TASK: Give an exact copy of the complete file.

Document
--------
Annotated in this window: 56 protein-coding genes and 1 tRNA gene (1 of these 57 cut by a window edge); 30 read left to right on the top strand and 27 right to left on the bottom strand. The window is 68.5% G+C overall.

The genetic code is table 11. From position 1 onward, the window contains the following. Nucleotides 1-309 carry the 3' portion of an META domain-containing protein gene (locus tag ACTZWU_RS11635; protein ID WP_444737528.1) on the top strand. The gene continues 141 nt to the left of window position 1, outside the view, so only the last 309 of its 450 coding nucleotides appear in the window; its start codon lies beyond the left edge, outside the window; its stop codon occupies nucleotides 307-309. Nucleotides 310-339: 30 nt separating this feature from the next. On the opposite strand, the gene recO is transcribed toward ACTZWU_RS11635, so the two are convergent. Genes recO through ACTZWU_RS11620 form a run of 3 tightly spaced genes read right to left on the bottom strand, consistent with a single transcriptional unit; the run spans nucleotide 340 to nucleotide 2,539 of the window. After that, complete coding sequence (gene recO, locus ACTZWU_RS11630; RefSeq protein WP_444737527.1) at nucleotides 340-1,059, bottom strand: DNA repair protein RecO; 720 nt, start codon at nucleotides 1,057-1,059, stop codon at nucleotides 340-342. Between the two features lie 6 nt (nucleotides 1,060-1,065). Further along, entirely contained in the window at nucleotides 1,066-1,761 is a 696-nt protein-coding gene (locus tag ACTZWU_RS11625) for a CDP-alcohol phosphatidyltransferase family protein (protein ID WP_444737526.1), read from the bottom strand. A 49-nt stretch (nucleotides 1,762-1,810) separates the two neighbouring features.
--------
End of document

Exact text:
Annotated in this window: 56 protein-coding genes and 1 tRNA gene (1 of these 57 cut by a window edge); 30 read left to right on the top strand and 27 right to left on the bottom strand. The window is 68.5% G+C overall.

The genetic code is table 11. From position 1 onward, the window contains the following. Nucleotides 1-309 carry the 3' portion of an META domain-containing protein gene (locus tag ACTZWU_RS11635; protein ID WP_444737528.1) on the top strand. The gene continues 141 nt to the left of window position 1, outside the view, so only the last 309 of its 450 coding nucleotides appear in the window; its start codon lies beyond the left edge, outside the window; its stop codon occupies nucleotides 307-309. Nucleotides 310-339: 30 nt separating this feature from the next. On the opposite strand, the gene recO is transcribed toward ACTZWU_RS11635, so the two are convergent. Genes recO through ACTZWU_RS11620 form a run of 3 tightly spaced genes read right to left on the bottom strand, consistent with a single transcriptional unit; the run spans nucleotide 340 to nucleotide 2,539 of the window. After that, complete coding sequence (gene recO, locus ACTZWU_RS11630; RefSeq protein WP_444737527.1) at nucleotides 340-1,059, bottom strand: DNA repair protein RecO; 720 nt, start codon at nucleotides 1,057-1,059, stop codon at nucleotides 340-342. Between the two features lie 6 nt (nucleotides 1,060-1,065). Further along, entirely contained in the window at nucleotides 1,066-1,761 is a 696-nt protein-coding gene (locus tag ACTZWU_RS11625) for a CDP-alcohol phosphatidyltransferase family protein (protein ID WP_444737526.1), read from the bottom strand. A 49-nt stretch (nucleotides 1,762-1,810) separates the two neighbouring features.